Wood to President James K. Polk, October 6, 1848

Page 2

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Wood to Polk, Page 2

was the sentiment, that to have receded from

this boundary, would have been regarded as

scarcely less inglorious than to have compromised

the very principles of the revolution itself.

To have obtained peace and independence with

such a boundary as that which is sought in

some quarters to be foisted upon them, would

have been regarded at any period of their

separate existence, as a victory without honor

and a triumph without glory.

At the first session of our Congress, "An

act defining the boundary of Texas" was passed,

declaring our boundary as commencing in the

Gulf of Mexico three leagues from land, to the

mouth of the Rio Grande, thence up the principal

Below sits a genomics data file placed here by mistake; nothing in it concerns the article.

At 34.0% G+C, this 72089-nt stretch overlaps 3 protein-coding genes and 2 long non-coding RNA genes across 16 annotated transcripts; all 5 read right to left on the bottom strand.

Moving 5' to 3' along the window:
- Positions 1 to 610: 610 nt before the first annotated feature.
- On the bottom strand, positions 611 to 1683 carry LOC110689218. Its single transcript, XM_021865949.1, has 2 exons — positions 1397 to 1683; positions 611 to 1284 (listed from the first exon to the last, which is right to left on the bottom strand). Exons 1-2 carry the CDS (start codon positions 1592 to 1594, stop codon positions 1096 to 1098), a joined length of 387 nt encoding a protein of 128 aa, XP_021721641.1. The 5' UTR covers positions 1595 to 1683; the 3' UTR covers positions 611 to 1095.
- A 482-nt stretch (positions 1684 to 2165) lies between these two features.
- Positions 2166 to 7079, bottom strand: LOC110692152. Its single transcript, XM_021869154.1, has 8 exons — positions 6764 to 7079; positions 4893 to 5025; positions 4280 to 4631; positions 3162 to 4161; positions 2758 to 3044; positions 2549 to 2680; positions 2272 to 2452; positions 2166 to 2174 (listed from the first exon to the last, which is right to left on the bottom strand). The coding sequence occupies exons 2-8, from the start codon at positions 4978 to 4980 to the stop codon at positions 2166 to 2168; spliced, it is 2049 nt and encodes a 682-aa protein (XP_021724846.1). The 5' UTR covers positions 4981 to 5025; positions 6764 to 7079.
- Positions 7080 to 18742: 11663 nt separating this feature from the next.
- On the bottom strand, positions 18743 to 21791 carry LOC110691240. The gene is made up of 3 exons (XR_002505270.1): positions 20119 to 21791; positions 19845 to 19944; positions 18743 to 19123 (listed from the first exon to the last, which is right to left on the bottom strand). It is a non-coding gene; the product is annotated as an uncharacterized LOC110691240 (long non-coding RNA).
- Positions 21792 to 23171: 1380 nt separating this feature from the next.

stream of said river to its source, then due North

to the 42d degee of North latitude.

This then was our only boundary--our rightful,

because our lawful one and continued so without

modification or abatement up to the period of the

adoption of the annexation resolutions and the

Constitution of the State, and then, if affected at all,

only to be reassured by the first and reasserted

by the latter. The laws and institutions of a

nation constituted her political identity as well

as her political existence. They and those who

represent them, are the only true exponents of her

rights and her pretensions.

By these the Government of the United States

were apprised of our boundary, and only through

these could they acquire any knowledge on the

subject at all; and thus advised, that Government,

in 1837, acknowleged our independence; and so far as

it was concerned, became, thereby, forever concluded

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Wood to President James K. Polk, October 6, 1848, Santa Fe Papers, Archives and Information Services Division, Texas State Library and Archives Commission.

Page last modified: March 30, 2011